US, Japan to focus on amphibious landing during Keen Sword
By ERIK SLAVIN | STARS AND STRIPES Published: October 31, 2016
U.S. servicemembers and their Japanese counterparts will stage operations to retake an island during Keen Sword drills underway on Guam and the Northern Marianas.
The 17th run of the exercise, which began Sunday and goes through Nov. 11, is the first to include amphibious operations near the U.S. territory and commonwealth, a U.S. Forces Japan statement said.
The allies have practiced similar skills in recent years during Iron Fist exercises in California.
The Japan Self-Defense Forces are creating a Marine Corps-like unit called the Amphibious Rapid Deployment Brigade, which would integrate its land, sea and air forces.
Japan has been refocusing its defense priorities toward southern islands, where tensions with China have simmered over sovereignty. China claims the Japan-administered Senkakus and has declared an Air Defense Identification Zone over them, which the U.S. and Japan do not officially recognize.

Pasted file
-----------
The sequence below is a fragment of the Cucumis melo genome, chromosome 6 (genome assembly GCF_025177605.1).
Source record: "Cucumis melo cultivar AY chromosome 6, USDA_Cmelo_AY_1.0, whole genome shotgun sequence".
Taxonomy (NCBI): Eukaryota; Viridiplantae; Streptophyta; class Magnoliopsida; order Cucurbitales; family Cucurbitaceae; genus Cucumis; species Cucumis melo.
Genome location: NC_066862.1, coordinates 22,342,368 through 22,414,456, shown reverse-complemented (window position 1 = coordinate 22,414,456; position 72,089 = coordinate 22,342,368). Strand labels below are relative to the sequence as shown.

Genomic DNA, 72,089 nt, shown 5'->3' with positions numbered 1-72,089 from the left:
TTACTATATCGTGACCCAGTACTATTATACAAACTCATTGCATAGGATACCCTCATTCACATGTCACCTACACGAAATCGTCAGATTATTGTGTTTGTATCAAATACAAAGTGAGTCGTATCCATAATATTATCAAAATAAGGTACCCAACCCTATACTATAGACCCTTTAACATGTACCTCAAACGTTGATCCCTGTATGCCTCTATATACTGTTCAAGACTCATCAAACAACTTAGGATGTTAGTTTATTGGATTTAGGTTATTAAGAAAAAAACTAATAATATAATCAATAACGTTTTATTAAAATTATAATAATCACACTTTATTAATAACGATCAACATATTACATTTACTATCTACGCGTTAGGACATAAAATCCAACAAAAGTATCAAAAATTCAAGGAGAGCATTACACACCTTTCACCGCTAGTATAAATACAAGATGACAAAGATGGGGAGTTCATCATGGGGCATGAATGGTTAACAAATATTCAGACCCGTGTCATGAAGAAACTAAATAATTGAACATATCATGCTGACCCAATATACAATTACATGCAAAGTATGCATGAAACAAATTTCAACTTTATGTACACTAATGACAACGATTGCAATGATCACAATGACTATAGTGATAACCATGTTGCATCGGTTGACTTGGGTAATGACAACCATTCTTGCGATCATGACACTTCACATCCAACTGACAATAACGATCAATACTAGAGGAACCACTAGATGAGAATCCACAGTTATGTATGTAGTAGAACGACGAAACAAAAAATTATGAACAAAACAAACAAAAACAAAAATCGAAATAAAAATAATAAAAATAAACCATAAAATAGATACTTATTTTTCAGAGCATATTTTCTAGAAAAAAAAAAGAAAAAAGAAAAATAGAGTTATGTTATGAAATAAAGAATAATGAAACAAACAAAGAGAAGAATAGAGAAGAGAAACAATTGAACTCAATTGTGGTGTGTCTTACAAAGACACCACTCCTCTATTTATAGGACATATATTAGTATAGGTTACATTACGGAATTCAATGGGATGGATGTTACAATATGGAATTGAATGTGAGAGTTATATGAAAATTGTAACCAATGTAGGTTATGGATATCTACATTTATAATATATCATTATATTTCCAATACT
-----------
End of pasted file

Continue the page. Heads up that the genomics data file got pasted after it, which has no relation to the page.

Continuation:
In the first half of fiscal year 2016, Japan scrambled fighter jets against Chinese aircraft nearing Japanese airspace a record 407 times, according to Japan’s Ministry of Defense.
Keen Sword will also concentrate on ballistic missile defense, which comes in light of North Korea’s recent missile test launches and its ongoing nuclear program.
About 11,000 U.S. servicemembers will take part in the exercise. Most are assigned to USFJ, 5th Air Force, Naval Forces Japan, U.S. Army Japan, 3rd Marine Expeditionary Force and the 7th Fleet.
A landing craft air cushion departs amphibious assault ship USS Bonhomme Richard during an equipment offload at White Beach Naval Facility in Okinawa, Japan, Friday, Oct. 28, 2016. Amphibious operations with Japan will be a major focus during the Keen Sword exercise, which runs through Nov. 11.
JEANETTE MULLINAX/U.S. NAVY